Cable's sweeping consolidation plans may change some
of the rules for thead-sales business, but changes will come gradually, and not
overnight, executives said.
In late November, Tele-Communications Inc. executives had
said that TCI's partnerships or swaps would eventually involve 18 MSOs reaching 6
million subscribers; eight of those deals were already announced by then, with four other
done deals not yet announced and six others in the works.
These various ownership concentrations should be finalized
over the next 12 to 24 months, said Jerry Machovina, senior vice president of ad sales at
TCI Media Services. 'Most of this consolidation is an asset-management
decision,' he observed. 'We're not really losing assets -- we're
gaining assets' by working with new system partners in the affected markets.
The operational specifics of the partnerships involving TCI
have yet to be nailed down, he said, although that could come by year's end. There
will be 'no formula approach' for all of these partnership markets, he promised.
Instead, TCI will be looking, case by case, at 'the economies to be gained, the
geographic proximity to our regional support teams and the existing managements,' and
at other unspecified variables, he said.
The new arrangement promises 'more continuity,
locally, regionally and especially nationally.' With consolidation, as with an
interconnect, an agency or client could reach virtually an entire market by placing one
phone call, he added.
Leo J. Hindery Jr., president and chief operating officer
of TCI, called attention to some sales ramifications when he addressed TCI Media
Services' annual sales meeting this past fall. He forecast that the cable
industry's 'changing system-ownership pattern' -- under agreements that
will 'concentrate ownership in one operator's hands in 47 of the top 50 ADIs and
93 of the top 100' -- 'will define our industry' and TCI's sales
Said Hindery, there will be 'no more advertising
interconnects -- just marketwide ownership and national cooperation among the top
Machovina interpreted that as 'a redefinition,'
rather than as the end of interconnects. Similarly, CAMA/MediaOne (formerly Cable
Advertising of Metro Atlanta) has now taken to calling itself an 'ad-sales
consortium,' rather than an interconnect.
These partnerships that TCI is putting together are
'better mousetraps,' in Machovina's view, because they will be 'joint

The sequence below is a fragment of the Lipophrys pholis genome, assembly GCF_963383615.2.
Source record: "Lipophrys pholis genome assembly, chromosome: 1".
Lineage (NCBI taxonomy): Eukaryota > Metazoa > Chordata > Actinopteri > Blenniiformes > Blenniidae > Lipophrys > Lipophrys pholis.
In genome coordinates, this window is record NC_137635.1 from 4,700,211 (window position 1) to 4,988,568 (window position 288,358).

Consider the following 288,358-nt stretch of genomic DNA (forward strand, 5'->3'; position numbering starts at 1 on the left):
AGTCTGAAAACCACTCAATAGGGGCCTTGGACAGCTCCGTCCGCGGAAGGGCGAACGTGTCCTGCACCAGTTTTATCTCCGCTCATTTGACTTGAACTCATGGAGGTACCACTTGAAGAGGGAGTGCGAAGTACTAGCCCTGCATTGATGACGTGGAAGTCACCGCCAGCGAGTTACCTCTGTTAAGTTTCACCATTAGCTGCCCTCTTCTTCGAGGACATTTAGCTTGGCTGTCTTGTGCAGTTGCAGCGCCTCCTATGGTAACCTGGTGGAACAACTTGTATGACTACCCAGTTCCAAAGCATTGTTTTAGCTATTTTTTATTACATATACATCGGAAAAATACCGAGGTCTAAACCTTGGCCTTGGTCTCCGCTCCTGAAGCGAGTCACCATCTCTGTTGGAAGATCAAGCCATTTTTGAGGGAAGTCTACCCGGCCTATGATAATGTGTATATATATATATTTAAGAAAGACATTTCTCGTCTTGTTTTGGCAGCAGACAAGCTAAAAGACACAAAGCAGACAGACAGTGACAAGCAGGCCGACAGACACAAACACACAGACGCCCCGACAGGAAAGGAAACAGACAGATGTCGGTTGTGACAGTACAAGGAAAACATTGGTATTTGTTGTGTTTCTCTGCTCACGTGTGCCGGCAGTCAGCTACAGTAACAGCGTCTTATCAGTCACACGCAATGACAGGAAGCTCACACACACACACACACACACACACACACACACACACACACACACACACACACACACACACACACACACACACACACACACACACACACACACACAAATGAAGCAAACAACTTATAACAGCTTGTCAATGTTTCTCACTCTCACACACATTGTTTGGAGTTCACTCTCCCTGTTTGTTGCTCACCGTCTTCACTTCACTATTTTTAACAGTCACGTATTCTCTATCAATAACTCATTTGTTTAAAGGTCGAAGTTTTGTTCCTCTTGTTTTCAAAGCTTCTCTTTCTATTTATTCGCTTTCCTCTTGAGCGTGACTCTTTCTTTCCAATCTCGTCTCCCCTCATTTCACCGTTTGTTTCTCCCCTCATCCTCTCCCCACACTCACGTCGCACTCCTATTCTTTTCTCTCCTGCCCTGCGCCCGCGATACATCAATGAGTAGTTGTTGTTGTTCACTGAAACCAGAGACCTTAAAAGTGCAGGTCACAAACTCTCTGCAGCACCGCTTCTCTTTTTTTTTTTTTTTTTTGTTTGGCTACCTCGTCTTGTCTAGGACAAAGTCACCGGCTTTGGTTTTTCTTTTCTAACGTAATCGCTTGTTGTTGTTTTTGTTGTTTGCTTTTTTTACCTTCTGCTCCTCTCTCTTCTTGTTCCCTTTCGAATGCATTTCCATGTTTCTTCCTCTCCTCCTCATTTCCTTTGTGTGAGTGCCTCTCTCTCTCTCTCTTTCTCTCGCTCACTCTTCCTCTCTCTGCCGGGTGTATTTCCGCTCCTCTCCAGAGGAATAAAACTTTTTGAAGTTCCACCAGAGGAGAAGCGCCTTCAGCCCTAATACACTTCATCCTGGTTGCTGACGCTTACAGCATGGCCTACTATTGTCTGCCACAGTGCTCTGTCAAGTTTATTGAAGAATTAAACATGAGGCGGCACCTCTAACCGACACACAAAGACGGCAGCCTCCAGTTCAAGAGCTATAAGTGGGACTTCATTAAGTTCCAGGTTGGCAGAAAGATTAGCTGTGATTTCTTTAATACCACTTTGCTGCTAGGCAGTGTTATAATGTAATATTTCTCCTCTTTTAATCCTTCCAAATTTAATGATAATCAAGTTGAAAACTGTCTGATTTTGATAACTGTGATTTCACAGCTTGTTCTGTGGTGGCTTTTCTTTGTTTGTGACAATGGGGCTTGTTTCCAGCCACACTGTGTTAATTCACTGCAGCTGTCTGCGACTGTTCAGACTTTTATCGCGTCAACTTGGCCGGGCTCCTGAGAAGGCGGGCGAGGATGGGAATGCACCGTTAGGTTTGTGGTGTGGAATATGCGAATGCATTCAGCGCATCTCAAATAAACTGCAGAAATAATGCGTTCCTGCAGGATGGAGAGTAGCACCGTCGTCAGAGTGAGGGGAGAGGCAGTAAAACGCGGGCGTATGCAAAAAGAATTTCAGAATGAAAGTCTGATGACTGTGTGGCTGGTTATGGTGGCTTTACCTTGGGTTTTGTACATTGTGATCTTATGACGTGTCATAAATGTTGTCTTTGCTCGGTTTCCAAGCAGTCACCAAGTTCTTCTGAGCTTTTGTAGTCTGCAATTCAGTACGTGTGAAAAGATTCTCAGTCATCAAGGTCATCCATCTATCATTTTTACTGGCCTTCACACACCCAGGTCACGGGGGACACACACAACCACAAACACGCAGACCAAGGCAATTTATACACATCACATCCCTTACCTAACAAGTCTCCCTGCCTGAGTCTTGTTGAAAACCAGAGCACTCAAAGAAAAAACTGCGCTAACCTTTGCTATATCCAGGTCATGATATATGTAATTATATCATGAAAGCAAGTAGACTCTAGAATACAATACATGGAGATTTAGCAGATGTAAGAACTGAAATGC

ventures, not loose representation or third-party interconnect arrangements. They will
have a common equity, a common interest.'
When asked if this consolidation trend might have an impact
on the pricing of inventory in the newly unified markets, Machovina said, 'It's
more than a pricing issue. It's market share and appealing to more advertisers.'
Better management of the increased inventory, he said, is 'going to improve customer
satisfaction, improve the process, improve the performance of advertising schedules and
improve value received.'
On the other hand, David Kline, president and CEO of
Rainbow Advertising Sales Corp., felt that the clustering notion works best for medium and
large markets. When it comes to interconnects, he predicted, 'the next level is
interconnecting the interconnects -- that's going to be the future.'
An example, he said, could be 'buying the whole
Midwest,' rather than just Chicago or Detroit. Such a trend toward regionalization,
he said, could attract new ad categories to cable.
That's something that Ken Little, vice president of
rep firm National Cable Communications, indicated last fall is technically possible by
interconnecting the Chicago and Detroit interconnects.
In a market like Cincinnati, where Time Warner Cable
reaches perhaps 80 percent or more of the DMA's homes, 'an interconnect would
not be necessary,' Kline said.
But in the New York DMA -- where he estimated that
Cablevision Systems Corp. reaches 50 percent of homes, Time Warner Cable 36 percent and
Comcast Corp. 13 percent -- 'you still need to co-op your efforts' with an
interconnect, Kline said.